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IMF says quake impact on Turkey’s growth won’t be similar to 1999

Reuters
A Royal Air Force aircraft delivers aid to Turkey following the Kahramanmaras earthquake in Turkey

The impact of last week’s massive earthquakes on Turkey’s economic growth is unlikely to be as pronounced compared to one of similar magnitude in 1999, Daily Sabah newspaper reported, citing International Monetary Fund (IMF) executive director Mahmoud Mohieldin.

Earthquakes ravaged southeastern Turkey and severely hit northern Syria, as thousands of buildings, including homes and hospitals, were flattened.

Moreover, the disaster, which has claimed the lives of more than 33,000 people, inflicted heavy damage on roads, pipelines, and other infrastructure in the area, where some 13.5 million people live.

The earthquakes will add billions of dollars of spending to Ankara’s budget and are likely to cut economic growth by two percentage points this year, the newspaper said, quoting officials and economists.

President Recep Tayyip Erdogan said earlier that there would be a rapid reconstruction of infrastructure and houses.

The public and private sector investments in rebuilding could boost gross domestic product (GDP) growth in the future, Mohieldin said on the sidelines of the Arab Fiscal Forum.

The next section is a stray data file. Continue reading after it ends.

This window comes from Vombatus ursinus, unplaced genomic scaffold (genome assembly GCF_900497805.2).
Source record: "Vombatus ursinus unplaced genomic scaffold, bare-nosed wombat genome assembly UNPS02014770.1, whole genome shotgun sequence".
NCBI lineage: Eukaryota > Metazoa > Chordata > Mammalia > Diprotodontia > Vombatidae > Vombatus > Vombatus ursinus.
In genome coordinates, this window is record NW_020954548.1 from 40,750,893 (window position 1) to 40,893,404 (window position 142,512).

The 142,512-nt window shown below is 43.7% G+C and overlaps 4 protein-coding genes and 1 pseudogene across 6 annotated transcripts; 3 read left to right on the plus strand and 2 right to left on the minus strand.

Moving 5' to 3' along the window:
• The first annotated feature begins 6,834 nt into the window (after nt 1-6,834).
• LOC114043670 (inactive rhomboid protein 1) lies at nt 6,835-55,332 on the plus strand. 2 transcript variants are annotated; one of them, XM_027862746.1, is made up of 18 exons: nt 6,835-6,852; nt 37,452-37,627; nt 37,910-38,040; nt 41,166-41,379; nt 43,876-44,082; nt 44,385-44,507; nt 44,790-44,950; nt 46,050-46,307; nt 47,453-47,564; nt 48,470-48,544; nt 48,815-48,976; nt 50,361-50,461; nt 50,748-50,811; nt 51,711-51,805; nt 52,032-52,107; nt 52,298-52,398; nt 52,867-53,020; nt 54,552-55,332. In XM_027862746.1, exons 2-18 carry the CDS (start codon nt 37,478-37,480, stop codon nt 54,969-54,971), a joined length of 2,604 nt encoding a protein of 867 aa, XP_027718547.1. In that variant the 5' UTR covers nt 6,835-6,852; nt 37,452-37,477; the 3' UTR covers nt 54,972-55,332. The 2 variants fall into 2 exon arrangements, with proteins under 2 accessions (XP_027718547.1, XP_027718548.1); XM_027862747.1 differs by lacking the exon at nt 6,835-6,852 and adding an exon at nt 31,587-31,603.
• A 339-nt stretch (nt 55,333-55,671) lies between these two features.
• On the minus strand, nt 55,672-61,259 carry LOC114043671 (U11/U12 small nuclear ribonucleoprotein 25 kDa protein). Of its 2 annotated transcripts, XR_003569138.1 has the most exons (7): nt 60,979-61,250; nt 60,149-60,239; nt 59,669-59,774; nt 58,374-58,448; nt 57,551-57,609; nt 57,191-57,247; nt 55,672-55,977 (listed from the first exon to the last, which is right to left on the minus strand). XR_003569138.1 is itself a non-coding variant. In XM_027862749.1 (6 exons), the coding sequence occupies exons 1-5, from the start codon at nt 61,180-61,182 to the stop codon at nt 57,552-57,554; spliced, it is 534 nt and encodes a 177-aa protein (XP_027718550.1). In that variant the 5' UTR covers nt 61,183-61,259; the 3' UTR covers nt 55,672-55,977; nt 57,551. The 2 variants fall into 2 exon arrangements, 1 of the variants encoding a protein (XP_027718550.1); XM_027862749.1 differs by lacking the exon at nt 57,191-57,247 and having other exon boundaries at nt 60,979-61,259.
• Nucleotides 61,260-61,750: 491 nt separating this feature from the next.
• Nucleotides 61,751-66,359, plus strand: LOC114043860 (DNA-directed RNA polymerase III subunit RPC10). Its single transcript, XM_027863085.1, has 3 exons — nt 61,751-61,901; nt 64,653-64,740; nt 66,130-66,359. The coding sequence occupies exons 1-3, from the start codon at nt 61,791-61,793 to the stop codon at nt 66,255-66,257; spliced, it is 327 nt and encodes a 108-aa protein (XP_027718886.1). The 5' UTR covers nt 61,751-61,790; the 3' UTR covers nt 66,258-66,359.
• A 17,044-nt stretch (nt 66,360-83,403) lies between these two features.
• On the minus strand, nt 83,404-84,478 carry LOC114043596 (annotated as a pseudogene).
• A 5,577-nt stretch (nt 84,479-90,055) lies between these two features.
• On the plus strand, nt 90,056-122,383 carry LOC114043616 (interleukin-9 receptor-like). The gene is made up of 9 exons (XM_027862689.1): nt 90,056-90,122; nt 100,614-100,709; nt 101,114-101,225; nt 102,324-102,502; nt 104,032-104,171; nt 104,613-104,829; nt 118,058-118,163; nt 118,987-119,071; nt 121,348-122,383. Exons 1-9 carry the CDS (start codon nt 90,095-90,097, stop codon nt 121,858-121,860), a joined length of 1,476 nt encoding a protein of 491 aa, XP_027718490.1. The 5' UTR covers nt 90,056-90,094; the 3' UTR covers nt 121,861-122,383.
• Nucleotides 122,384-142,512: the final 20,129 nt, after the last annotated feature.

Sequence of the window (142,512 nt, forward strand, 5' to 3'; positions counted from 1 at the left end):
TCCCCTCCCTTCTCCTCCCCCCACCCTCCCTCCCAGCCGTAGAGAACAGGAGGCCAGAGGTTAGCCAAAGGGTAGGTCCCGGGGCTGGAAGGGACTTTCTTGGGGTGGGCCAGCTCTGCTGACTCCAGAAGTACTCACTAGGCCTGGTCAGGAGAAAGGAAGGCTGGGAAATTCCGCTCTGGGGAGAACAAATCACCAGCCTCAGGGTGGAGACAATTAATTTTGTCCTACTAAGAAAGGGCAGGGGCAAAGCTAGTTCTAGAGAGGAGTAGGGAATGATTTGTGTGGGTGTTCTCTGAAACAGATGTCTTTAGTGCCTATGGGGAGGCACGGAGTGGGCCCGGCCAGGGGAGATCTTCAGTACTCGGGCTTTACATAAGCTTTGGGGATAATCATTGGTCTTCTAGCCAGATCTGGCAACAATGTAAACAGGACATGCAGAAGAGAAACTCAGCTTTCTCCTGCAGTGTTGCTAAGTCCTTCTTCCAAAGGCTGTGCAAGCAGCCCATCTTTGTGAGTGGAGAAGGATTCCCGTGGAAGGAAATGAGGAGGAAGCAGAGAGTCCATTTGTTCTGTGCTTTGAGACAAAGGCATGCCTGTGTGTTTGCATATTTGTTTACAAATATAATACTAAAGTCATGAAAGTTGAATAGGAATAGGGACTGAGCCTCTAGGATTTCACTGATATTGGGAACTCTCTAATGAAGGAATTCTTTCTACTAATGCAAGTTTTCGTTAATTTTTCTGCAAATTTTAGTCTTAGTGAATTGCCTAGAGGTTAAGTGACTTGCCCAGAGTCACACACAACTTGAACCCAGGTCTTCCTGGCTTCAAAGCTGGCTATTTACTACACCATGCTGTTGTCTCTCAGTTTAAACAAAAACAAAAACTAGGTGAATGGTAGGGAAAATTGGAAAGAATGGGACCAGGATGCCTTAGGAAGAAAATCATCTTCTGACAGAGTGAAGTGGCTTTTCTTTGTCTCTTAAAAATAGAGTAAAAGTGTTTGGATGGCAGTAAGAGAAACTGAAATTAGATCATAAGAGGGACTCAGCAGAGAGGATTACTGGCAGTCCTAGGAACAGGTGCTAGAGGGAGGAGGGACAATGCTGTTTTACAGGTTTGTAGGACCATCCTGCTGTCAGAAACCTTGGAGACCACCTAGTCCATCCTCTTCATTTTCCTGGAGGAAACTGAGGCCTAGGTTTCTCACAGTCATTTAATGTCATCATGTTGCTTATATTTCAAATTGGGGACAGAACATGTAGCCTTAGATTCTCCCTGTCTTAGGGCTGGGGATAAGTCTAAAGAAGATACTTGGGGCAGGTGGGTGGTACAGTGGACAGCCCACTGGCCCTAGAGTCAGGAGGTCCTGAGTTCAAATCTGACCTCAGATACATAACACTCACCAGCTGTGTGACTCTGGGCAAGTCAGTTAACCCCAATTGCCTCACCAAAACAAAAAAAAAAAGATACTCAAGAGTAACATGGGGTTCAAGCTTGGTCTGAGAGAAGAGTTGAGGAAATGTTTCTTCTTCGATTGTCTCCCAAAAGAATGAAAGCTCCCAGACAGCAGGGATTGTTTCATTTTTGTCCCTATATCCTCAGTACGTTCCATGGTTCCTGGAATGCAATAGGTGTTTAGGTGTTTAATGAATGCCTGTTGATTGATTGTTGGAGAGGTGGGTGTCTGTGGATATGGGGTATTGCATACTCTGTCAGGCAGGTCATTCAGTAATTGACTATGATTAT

Wolfango Piccoli, managing director of consultancy Teneo Intelligence, said last week the earthquakes are unlikely to inflict severe damage to the economy compared to one of equal magnitude in 1999 that struck Turkey’s northwest industrial area.

IMF managing director Kristalina Georgieva said the earthquakes “brought tremendous tragedy on people but also a very significant impact on the Turkish economy”.

Since Turkey has been facing high inflation and depreciation in the lira, the government has endorsed a new economic model aimed at eventually shifting from chronic deficits to a current account surplus.

The government aims at lowering inflation, which dropped to nearly 58 percent in January after scaling a 24-year high at 85.5 percent in October 2022.

Three economists calculated GDP growth could drop 0.6 to 2 percentage points under a scenario where production in the region drops 50 percent, with recovery taking between six and 12 months, the newspaper said.

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